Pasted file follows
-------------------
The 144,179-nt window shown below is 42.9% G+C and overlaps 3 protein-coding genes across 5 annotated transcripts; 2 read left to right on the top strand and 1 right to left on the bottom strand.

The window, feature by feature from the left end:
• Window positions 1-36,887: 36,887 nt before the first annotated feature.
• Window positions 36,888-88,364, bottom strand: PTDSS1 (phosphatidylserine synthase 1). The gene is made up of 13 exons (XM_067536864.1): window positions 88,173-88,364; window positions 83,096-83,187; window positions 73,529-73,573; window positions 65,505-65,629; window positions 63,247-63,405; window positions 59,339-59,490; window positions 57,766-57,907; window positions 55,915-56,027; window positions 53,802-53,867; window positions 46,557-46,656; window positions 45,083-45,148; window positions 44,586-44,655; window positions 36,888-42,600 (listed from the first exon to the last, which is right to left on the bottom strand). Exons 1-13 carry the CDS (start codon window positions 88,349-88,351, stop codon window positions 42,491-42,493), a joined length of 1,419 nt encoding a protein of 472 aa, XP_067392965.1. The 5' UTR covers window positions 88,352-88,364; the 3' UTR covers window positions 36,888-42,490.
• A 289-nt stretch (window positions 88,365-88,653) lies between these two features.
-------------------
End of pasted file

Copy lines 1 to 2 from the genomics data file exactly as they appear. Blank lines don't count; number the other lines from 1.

The 144,179-nt window shown below is 42.9% G+C and overlaps 3 protein-coding genes across 5 annotated transcripts; 2 read left to right on the top strand and 1 right to left on the bottom strand.

The window, feature by feature from the left end: